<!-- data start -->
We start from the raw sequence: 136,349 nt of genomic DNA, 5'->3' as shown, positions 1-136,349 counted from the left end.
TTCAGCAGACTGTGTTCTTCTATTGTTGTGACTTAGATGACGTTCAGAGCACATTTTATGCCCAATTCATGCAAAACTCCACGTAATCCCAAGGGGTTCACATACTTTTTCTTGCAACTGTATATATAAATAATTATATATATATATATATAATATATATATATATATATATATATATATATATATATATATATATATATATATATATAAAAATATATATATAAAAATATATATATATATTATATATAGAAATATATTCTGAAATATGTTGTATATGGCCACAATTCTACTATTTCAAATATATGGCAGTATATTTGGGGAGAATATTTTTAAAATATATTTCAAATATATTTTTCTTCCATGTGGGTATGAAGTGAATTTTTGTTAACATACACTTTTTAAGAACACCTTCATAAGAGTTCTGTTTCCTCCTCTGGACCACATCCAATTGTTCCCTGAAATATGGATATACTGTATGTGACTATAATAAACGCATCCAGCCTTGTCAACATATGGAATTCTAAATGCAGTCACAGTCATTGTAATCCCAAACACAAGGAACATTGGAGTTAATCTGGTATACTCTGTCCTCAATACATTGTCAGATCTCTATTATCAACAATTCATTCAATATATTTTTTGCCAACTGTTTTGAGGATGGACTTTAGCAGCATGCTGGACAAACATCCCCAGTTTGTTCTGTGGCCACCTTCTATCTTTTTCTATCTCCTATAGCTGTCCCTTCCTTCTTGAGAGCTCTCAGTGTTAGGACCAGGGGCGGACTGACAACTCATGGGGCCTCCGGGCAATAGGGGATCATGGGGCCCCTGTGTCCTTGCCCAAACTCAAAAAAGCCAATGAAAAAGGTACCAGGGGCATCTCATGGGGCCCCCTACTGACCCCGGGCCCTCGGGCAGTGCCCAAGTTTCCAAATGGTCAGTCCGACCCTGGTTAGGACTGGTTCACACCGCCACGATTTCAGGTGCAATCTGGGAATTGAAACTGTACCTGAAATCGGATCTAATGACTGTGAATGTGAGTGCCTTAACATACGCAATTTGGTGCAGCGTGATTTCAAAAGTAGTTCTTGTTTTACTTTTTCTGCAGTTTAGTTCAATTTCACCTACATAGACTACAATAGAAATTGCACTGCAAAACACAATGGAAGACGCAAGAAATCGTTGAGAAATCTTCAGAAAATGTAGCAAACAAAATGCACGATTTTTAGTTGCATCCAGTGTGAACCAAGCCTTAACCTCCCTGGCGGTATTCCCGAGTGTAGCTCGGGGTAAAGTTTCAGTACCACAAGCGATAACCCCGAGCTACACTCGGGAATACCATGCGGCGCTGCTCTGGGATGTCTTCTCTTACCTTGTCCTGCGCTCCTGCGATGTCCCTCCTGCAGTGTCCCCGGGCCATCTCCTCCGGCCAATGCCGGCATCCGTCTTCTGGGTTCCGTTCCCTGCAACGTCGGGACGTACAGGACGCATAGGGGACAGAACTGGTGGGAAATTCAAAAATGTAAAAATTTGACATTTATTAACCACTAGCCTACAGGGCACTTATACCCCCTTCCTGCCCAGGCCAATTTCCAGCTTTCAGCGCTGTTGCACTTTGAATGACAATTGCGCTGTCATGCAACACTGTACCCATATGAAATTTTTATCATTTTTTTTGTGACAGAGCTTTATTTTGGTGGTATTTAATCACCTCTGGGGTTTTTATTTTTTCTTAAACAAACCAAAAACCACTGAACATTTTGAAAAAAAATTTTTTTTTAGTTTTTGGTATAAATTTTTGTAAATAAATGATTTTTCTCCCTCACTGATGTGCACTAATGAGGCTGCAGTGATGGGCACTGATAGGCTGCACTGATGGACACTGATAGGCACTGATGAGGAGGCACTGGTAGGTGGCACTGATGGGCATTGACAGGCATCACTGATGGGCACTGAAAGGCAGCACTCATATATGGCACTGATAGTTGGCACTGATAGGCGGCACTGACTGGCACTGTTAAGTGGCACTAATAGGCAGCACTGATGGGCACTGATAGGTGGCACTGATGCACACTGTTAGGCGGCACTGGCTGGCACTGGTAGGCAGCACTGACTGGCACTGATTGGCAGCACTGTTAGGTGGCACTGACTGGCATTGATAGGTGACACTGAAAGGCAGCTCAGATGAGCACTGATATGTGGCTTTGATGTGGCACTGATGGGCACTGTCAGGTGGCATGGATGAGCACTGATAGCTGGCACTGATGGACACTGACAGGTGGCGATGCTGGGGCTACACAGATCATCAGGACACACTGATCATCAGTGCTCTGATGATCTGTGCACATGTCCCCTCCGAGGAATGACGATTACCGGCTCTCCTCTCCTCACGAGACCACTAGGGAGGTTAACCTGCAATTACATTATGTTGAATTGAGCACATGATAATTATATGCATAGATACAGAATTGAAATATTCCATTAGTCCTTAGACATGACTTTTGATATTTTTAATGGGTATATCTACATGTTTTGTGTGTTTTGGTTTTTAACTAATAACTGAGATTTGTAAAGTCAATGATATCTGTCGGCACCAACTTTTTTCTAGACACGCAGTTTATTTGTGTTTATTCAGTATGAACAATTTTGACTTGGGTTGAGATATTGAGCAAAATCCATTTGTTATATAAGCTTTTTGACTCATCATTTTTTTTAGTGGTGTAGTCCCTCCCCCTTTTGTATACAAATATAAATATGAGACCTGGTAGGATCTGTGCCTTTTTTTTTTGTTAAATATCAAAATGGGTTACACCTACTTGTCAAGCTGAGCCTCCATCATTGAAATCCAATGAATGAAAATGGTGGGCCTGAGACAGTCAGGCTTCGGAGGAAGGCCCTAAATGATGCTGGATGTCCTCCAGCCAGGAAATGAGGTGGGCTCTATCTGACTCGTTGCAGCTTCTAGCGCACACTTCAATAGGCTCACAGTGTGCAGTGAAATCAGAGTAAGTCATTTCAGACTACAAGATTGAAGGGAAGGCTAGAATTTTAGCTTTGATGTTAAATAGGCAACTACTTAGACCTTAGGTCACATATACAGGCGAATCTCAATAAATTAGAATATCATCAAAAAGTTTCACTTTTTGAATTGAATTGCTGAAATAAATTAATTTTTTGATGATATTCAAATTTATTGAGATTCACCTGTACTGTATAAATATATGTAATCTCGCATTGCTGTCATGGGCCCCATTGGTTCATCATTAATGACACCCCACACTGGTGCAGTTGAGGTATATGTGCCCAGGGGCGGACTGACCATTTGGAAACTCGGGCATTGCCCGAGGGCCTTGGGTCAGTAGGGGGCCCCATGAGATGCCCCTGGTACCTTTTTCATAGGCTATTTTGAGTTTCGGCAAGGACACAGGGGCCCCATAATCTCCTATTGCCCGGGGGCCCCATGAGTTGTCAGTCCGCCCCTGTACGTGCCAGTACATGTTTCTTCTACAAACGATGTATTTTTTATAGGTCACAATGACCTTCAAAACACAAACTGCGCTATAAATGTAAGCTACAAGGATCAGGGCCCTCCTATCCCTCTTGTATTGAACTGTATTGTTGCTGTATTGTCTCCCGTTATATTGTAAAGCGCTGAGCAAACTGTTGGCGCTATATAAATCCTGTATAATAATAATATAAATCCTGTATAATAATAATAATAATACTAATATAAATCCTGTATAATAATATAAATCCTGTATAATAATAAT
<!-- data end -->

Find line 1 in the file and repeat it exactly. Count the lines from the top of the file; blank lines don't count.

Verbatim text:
We start from the raw sequence: 136,349 nt of genomic DNA, 5'->3' as shown, positions 1-136,349 counted from the left end.